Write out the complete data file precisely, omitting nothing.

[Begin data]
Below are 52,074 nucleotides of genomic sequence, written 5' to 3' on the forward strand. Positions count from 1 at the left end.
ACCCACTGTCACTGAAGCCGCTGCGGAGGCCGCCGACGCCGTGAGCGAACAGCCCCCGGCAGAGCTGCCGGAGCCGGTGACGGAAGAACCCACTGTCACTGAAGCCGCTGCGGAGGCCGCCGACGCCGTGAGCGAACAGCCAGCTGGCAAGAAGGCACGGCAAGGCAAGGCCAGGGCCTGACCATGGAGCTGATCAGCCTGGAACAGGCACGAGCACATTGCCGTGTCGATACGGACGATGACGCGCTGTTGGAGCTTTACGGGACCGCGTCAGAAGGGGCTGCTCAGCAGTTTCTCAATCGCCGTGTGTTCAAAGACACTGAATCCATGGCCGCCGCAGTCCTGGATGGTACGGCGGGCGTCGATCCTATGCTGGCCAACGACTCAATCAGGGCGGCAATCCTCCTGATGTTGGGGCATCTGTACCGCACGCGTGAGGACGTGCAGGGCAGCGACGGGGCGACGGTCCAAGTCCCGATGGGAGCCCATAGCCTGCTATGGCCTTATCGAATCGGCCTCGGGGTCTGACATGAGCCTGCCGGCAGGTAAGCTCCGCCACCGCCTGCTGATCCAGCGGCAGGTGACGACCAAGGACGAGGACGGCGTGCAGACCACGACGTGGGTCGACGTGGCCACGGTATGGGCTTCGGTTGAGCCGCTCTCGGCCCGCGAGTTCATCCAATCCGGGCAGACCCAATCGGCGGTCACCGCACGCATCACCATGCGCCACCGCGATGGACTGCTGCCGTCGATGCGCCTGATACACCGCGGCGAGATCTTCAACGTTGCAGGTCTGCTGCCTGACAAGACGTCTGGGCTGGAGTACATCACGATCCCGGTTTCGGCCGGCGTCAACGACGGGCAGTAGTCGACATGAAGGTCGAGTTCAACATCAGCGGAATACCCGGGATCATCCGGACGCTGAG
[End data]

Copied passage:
Below are 52,074 nucleotides of genomic sequence, written 5' to 3' on the forward strand. Positions count from 1 at the left end.
ACCCACTGTCACTGAAGCCGCTGCGGAGGCCGCCGACGCCGTGAGCGAACAGCCCCCGGCAGAGCTGCCGGAGCCGGTGACGGAAGAACCCACTGTCACTGAAGCCGCTGCGGAGGCCGCCGACGCCGTGAGCGAACAGCCAGCTGGCAAGAAGGCACGGCAAGGCAAGGCCAGGGCCTGACCATGGAGCTGATCAGCCTGGAACAGGCACGAGCACATTGCCGTGTCGATACGGACGATGACGCGCTGTTGGAGCTTTACGGGACCGCGTCAGAAGGGGCTGCTCAGCAGTTTCTCAATCGCCGTGTGTTCAAAGACACTGAATCCATGGCCGCCGCAGTCCTGGATGGTACGGCGGGCGTCGATCCTATGCTGGCCAACGACTCAATCAGGGCGGCAATCCTCCTGATGTTGGGGCATCTGTACCGCACGCGTGAGGACGTGCAGGGCAGCGACGGGGCGACGGTCCAAGTCCCGATGGGAGCCCATAGCCTGCTATGGCCTTATCGAATCGGCCTCGGGGTCTGACATGAGCCTGCCGGCAGGTAAGCTCCGCCACCGCCTGCTGATCCAGCGGCAGGTGACGACCAAGGACGAGGACGGCGTGCAGACCACGACGTGGGTCGACGTGGCCACGGTATGGGCTTCGGTTGAGCCGCTCTCGGCCCGCGAGTTCATCCAATCCGGGCAGACCCAATCGGCGGTCACCGCACGCATCACCATGCGCCACCGCGATGGACTGCTGCCGTCGATGCGCCTGATACACCGCGGCGAGATCTTCAACGTTGCAGGTCTGCTGCCTGACAAGACGTCTGGGCTGGAGTACATCACGATCCCGGTTTCGGCCGGCGTCAACGACGGGCAGTAGTCGACATGAAGGTCGAGTTCAACATCAGCGGAATACCCGGGATCATCCGGACGCTGAG